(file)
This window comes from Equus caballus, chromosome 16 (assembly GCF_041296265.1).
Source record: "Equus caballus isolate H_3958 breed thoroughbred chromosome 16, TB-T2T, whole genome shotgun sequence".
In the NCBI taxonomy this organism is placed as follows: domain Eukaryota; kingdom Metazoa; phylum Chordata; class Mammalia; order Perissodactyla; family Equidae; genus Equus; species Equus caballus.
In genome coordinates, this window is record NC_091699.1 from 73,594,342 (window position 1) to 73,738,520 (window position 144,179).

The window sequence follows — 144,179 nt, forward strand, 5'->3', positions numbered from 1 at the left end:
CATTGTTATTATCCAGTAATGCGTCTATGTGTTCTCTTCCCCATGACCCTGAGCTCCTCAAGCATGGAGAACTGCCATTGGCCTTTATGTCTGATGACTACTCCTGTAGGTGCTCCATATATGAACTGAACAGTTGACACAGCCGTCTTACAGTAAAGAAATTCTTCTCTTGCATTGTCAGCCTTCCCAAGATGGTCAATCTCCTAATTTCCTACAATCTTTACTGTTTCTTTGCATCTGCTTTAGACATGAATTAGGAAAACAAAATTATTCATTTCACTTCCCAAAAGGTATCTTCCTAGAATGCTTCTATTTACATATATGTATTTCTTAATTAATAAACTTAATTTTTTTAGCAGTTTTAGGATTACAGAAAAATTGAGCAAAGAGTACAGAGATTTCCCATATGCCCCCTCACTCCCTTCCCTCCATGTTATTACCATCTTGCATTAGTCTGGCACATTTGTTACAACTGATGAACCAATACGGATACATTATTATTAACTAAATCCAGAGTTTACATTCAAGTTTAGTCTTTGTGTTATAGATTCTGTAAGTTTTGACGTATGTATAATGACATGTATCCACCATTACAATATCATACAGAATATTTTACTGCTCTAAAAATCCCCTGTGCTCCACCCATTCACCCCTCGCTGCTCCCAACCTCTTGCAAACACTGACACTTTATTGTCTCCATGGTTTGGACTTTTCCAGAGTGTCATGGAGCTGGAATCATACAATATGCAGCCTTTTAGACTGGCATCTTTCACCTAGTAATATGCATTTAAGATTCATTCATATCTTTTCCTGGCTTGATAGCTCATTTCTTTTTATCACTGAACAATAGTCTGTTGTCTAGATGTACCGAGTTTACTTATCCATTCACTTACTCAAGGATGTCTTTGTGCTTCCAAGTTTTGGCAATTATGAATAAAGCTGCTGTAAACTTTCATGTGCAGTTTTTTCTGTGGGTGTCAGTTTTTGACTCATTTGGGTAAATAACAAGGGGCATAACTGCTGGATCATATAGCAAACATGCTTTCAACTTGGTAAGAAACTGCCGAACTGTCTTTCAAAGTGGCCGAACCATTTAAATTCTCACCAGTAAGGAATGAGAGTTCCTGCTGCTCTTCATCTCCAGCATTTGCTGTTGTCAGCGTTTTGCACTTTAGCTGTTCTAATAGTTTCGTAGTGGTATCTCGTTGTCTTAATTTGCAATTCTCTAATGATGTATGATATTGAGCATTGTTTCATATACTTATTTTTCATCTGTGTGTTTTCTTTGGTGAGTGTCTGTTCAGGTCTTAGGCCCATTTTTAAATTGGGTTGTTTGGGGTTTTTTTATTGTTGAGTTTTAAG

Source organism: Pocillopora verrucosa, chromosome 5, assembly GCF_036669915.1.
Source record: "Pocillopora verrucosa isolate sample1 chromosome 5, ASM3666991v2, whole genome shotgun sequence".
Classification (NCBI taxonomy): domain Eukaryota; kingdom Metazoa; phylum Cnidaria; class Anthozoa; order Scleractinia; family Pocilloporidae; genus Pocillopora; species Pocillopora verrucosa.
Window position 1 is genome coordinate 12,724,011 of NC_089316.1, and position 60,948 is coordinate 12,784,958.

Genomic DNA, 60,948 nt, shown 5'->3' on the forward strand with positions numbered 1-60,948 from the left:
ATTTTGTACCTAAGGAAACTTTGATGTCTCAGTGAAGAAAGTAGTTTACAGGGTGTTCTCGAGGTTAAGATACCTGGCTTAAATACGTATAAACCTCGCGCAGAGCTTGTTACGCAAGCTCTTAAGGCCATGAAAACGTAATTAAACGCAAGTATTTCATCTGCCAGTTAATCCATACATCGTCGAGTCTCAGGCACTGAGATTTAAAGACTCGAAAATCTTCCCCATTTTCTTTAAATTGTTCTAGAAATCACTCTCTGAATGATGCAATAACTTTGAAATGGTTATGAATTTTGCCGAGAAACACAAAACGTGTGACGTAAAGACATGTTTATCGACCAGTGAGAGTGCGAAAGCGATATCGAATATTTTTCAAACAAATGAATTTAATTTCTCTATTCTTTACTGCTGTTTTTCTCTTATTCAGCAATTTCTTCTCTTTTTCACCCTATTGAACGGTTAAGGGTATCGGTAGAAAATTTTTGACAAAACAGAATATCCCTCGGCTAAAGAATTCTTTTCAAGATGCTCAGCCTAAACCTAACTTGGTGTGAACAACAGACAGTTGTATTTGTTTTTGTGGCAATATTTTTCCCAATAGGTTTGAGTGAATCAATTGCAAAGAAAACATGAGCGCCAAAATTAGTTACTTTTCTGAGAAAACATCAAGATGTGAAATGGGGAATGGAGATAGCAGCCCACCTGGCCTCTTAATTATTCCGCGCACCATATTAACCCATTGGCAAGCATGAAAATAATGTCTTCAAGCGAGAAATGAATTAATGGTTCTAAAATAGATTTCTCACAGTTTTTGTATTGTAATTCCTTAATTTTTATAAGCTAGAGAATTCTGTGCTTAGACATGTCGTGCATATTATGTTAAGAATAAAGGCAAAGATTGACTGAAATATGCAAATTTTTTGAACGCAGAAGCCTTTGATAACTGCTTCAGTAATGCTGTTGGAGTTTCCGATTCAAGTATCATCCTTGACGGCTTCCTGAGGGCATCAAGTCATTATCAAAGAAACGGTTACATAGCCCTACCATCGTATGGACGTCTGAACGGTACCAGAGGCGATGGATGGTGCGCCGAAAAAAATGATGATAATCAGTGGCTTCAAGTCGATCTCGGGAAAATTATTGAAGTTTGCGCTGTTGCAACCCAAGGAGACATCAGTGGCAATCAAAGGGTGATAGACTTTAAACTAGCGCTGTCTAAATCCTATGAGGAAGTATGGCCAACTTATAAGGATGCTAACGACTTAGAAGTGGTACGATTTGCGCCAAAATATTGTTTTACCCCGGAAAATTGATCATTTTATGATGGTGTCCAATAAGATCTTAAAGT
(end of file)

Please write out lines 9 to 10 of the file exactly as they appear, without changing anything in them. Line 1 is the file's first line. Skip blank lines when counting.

Classification (NCBI taxonomy): domain Eukaryota; kingdom Metazoa; phylum Cnidaria; class Anthozoa; order Scleractinia; family Pocilloporidae; genus Pocillopora; species Pocillopora verrucosa.
Window position 1 is genome coordinate 12,724,011 of NC_089316.1, and position 60,948 is coordinate 12,784,958.